A Tale of Two Cities

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The Cities of London and Westminster is one of the seats Labour needs to turn red if it’s going to gain a majority at the next general election. Steven Saxby, Labour’s prospective parliamentary candidate there, writes for LabourList today about how Labour can win Two Cities. The seat has always, since its creation, been held by the Tories. But last year sitting MP Mark Field’s majority was cut from 9,671 to 3,148, and Labour is expected to make historical gains in the upcoming council elections.

“The constituency really is a tale of two cities, where obscene wealth and extreme poverty exist side by side,” Saxby writes. “It’s a seat the Tories have taken for granted, where the privileged few are very comfortable but where a great many struggle – with devastating cuts, rising rents, threats to tenancies and threats to demolish social housing.”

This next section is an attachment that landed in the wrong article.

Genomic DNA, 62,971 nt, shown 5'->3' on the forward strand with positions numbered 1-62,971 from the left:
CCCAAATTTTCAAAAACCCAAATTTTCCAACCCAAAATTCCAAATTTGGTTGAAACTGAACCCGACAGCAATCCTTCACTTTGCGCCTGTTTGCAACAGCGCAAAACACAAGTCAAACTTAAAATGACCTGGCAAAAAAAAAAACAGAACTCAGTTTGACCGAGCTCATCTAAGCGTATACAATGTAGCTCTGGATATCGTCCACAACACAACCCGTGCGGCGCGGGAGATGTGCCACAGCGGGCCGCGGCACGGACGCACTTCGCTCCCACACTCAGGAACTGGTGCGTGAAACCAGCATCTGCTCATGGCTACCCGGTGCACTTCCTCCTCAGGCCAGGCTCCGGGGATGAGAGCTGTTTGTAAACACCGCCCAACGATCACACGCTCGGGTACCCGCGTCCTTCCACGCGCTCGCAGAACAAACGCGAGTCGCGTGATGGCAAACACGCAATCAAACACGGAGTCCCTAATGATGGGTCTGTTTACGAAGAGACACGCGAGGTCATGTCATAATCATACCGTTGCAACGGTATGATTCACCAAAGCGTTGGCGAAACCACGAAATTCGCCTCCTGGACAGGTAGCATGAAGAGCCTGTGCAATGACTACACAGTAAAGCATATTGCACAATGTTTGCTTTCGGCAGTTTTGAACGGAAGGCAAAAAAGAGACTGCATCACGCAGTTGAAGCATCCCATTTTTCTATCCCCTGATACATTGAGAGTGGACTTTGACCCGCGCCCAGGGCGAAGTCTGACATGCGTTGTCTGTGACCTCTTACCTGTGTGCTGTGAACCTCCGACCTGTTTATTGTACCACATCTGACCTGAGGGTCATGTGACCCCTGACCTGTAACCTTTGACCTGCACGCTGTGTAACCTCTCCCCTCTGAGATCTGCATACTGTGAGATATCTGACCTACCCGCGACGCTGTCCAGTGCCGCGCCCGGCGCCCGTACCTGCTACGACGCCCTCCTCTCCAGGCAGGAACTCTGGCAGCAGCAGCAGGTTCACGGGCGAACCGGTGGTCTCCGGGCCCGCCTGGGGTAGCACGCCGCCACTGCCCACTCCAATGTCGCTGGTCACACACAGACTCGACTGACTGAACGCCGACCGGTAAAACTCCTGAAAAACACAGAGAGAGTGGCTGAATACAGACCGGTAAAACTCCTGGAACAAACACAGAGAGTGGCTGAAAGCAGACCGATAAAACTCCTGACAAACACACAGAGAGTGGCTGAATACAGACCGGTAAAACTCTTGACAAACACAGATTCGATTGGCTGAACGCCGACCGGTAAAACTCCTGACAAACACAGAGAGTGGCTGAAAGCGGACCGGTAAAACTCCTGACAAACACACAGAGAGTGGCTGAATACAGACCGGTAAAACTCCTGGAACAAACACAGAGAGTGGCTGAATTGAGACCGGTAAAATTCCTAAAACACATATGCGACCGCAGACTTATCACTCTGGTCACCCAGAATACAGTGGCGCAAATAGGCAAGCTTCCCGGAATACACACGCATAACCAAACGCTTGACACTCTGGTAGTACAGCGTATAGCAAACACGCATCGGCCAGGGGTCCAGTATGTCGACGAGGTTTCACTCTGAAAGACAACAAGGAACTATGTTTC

The ‘Red Rev’ estimates that only 30 per cent of the constituency’s housing estate residents voted in June 2017. He says work on the doorstep could change that, and he will bring his campaigning experience as a vicar, community organiser and trade unionist who has led on issues from the Living Wage and supporting refugees to homelessness.

It has been cold this week in SW1, and today is the coldest so far. It’s -3º and snowing; we want to get back under the duvet (or I do anyway). But there are thousands of people sleeping rough in Wesminster and across the country, and some have died as a result of Tory austerity measures.

In April, the homelessness reduction act will come into force, compelling local authorities to take action earlier and to help those who aren’t considered to be in ‘priority need’. It’s a well-intentioned piece of legislation but the £72.7 million provided by central government won’t be enough to cover the costs of those obligations, and councils are already struggling. Let’s think about that.


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